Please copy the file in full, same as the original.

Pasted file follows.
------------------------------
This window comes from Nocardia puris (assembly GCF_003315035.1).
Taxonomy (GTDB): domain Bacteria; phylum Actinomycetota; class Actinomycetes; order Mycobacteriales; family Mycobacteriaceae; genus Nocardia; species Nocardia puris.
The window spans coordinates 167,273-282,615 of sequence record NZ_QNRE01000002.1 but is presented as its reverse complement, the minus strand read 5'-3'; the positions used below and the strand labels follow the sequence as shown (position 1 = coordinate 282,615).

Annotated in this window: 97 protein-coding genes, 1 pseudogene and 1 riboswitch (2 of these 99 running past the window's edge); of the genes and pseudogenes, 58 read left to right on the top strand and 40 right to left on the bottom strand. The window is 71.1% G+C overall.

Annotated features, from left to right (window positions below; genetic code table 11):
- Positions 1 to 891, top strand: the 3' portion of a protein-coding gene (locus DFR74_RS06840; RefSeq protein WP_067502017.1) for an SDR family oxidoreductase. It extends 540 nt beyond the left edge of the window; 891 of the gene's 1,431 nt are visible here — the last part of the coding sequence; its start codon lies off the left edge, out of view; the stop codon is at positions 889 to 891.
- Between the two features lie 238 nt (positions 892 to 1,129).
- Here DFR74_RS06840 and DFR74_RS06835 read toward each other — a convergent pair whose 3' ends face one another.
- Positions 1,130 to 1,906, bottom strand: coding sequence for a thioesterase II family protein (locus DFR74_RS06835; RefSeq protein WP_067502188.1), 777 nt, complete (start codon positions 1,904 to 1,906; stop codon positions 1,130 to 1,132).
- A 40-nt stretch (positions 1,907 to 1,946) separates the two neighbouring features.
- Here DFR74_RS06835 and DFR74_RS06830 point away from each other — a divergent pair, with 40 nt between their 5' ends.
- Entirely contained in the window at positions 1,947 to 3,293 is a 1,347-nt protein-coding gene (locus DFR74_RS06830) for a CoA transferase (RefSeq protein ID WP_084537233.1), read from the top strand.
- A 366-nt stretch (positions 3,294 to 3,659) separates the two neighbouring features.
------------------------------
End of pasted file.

This window comes from Nocardia puris (assembly GCF_003315035.1).
Taxonomy (GTDB): domain Bacteria; phylum Actinomycetota; class Actinomycetes; order Mycobacteriales; family Mycobacteriaceae; genus Nocardia; species Nocardia puris.
The window spans coordinates 167,273-282,615 of sequence record NZ_QNRE01000002.1 but is presented as its reverse complement, the minus strand read 5'-3'; the positions used below and the strand labels follow the sequence as shown (position 1 = coordinate 282,615).

Annotated in this window: 97 protein-coding genes, 1 pseudogene and 1 riboswitch (2 of these 99 running past the window's edge); of the genes and pseudogenes, 58 read left to right on the top strand and 40 right to left on the bottom strand. The window is 71.1% G+C overall.

Annotated features, from left to right (window positions below; genetic code table 11):
- Positions 1 to 891, top strand: the 3' portion of a protein-coding gene (locus DFR74_RS06840; RefSeq protein WP_067502017.1) for an SDR family oxidoreductase. It extends 540 nt beyond the left edge of the window; 891 of the gene's 1,431 nt are visible here — the last part of the coding sequence; its start codon lies off the left edge, out of view; the stop codon is at positions 889 to 891.
- Between the two features lie 238 nt (positions 892 to 1,129).
- Here DFR74_RS06840 and DFR74_RS06835 read toward each other — a convergent pair whose 3' ends face one another.
- Positions 1,130 to 1,906, bottom strand: coding sequence for a thioesterase II family protein (locus DFR74_RS06835; RefSeq protein WP_067502188.1), 777 nt, complete (start codon positions 1,904 to 1,906; stop codon positions 1,130 to 1,132).
- A 40-nt stretch (positions 1,907 to 1,946) separates the two neighbouring features.
- Here DFR74_RS06835 and DFR74_RS06830 point away from each other — a divergent pair, with 40 nt between their 5' ends.
- Entirely contained in the window at positions 1,947 to 3,293 is a 1,347-nt protein-coding gene (locus DFR74_RS06830) for a CoA transferase (RefSeq protein ID WP_084537233.1), read from the top strand.
- A 366-nt stretch (positions 3,294 to 3,659) separates the two neighbouring features.